A friend of mine recently observed that Japanese Prime Minister Shinzo Abe’s strategy to deter a Chinese seizure of the disputed Senkaku Islands makes no sense.
Abe wants to eliminate Japan’s renunciation of the right to wage war in Japan’s constitution, but my friend reasons it is unlikely that China would be deterred. My friend is right, but he is mistaken about one thing. Abe’s plan is not about strategy. It is about ideology, and strategy never makes sense when it is ideology in disguise, either in geopolitics or in business.
I was recently having lunch with the CEO of a major American technology company in Japan and asked about his strategy. He went on at length about how Japanese society and business must be changed to one that uses the power of big data and automation, because that is how things ought to be. He may be right, but I could discern no business strategy in what he said. He was talking ideology.
Ideology and strategy are not the same thing. Strategy is about a future vision of the business. Ideology is about a vision of society. You can realize a vision for the business because you have control over the business. A vision of society, however, is a different matter.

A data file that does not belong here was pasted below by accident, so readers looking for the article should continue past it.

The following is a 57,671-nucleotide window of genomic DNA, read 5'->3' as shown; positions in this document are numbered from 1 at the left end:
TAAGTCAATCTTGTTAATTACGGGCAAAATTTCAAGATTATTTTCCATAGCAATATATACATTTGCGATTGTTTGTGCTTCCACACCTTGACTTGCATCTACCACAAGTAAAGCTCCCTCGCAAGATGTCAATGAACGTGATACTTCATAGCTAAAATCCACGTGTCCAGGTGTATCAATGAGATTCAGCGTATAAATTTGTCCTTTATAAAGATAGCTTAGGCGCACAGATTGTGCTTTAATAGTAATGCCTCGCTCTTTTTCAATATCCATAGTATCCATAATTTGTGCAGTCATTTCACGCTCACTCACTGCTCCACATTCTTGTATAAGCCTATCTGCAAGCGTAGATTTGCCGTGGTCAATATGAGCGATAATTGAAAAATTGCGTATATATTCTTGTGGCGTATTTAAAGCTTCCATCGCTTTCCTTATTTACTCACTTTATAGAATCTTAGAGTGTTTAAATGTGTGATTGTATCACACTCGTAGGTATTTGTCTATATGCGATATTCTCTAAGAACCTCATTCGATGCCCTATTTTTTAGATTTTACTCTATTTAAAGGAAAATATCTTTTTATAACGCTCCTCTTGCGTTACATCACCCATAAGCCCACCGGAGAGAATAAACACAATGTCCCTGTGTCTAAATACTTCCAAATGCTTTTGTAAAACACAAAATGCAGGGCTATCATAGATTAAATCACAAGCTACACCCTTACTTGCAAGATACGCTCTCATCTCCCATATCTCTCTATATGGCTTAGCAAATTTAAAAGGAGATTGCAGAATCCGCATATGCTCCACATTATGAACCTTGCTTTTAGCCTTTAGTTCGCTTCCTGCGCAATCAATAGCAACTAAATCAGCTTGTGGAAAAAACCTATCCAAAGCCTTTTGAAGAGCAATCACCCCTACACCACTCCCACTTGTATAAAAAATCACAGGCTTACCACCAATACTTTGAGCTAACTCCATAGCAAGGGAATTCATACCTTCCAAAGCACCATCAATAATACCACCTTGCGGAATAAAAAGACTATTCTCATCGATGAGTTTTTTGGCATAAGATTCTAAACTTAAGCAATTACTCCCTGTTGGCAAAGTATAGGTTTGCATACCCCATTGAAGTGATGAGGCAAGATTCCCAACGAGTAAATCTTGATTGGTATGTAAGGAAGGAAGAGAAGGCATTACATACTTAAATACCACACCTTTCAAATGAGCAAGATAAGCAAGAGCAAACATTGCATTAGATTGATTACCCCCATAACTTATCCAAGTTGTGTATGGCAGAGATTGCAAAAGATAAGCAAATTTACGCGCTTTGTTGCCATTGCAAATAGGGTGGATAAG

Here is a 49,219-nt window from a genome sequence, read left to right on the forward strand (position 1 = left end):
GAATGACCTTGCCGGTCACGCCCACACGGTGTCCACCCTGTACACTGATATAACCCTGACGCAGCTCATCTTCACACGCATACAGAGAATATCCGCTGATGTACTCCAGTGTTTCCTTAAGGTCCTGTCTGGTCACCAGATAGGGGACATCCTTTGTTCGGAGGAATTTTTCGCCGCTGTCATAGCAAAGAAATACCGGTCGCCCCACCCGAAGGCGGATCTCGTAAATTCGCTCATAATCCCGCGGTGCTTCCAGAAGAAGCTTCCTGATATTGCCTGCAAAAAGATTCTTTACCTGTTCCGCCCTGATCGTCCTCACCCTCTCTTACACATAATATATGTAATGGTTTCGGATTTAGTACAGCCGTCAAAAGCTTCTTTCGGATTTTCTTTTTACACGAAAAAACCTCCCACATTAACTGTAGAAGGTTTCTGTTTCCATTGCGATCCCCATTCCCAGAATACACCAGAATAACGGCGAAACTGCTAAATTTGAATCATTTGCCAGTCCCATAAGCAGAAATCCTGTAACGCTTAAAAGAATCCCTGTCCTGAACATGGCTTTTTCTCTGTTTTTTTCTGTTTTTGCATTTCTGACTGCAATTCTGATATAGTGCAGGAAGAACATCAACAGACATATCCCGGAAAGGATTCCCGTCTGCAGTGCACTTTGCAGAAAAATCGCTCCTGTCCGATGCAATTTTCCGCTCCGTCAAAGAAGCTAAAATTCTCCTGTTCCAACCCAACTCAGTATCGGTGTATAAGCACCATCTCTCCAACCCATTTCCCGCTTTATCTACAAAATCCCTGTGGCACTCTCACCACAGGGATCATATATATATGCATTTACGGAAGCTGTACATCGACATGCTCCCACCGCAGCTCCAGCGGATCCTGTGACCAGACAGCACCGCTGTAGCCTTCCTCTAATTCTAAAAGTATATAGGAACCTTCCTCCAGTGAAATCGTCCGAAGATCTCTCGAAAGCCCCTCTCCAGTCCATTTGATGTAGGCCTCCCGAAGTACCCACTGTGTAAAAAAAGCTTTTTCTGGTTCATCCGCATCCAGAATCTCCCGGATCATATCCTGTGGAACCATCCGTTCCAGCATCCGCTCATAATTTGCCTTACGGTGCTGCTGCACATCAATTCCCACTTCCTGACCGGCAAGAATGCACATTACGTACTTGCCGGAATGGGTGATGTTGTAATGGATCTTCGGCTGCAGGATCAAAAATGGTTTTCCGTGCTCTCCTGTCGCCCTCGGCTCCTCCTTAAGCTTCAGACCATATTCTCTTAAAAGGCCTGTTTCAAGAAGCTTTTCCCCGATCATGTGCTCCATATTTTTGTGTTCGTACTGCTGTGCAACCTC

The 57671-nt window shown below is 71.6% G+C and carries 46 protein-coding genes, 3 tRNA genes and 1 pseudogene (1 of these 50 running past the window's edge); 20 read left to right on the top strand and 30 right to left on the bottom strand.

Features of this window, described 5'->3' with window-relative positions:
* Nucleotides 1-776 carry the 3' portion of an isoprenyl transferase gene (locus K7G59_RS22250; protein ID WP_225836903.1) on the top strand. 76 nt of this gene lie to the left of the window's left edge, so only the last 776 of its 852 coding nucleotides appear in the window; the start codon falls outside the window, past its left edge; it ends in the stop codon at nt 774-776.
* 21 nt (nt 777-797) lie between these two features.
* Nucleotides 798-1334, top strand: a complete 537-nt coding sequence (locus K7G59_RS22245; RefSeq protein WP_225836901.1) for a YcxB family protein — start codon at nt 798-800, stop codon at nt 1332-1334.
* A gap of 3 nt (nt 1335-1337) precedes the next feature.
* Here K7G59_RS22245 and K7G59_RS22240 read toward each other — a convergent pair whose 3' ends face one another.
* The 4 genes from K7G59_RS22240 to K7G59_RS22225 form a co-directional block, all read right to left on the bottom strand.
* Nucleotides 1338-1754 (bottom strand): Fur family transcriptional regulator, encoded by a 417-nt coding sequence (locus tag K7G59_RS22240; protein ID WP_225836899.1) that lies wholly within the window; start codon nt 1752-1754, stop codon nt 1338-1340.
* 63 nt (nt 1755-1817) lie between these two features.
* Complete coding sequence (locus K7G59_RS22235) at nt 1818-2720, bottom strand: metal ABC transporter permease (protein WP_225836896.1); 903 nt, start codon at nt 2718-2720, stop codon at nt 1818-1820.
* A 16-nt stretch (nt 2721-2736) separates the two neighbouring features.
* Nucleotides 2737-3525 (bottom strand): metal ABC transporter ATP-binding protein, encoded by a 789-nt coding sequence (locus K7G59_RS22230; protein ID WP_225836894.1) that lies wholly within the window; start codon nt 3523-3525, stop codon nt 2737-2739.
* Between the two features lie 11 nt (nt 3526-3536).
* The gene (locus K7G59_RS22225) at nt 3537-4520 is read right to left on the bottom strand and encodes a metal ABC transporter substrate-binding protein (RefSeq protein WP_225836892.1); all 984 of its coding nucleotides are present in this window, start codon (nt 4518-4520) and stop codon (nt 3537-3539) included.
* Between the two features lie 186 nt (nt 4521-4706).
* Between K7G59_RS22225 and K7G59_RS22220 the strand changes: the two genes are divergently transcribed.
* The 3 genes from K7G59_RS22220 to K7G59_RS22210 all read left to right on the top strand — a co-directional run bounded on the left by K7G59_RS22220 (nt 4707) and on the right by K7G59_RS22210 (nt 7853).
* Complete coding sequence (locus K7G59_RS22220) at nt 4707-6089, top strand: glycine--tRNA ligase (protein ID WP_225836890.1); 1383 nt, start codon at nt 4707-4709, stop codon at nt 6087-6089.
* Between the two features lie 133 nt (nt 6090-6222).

Businesses get into trouble when ideology supplants strategy, and Elon Musk and his business troubles are an example. Musk has strong beliefs about how the future of human society ought to operate and be, and those beliefs drive his business decisions at the expense of strategy and the people the business purportedly serves.
Don’t get me wrong. There is nothing misguided about using a business as a vehicle to change the world for the better. Andrew Carnegie made skyscrapers possible with his steel and changed urban development and the growth of the United States in the process. Henry Ford made mobility accessible. Steve Jobs made people’s lives mobile. However, businesses like these succeed in changing society by first contributing to it, not by reforming it. They make a contribution that provokes change. They don’t make societal change their contribution.
So beware of the ideologues. You can spot them easily. Their visions of the future are often compelling. They can speak passionately at length. Yet their business strategies make no sense.
Make sure that yours is sound.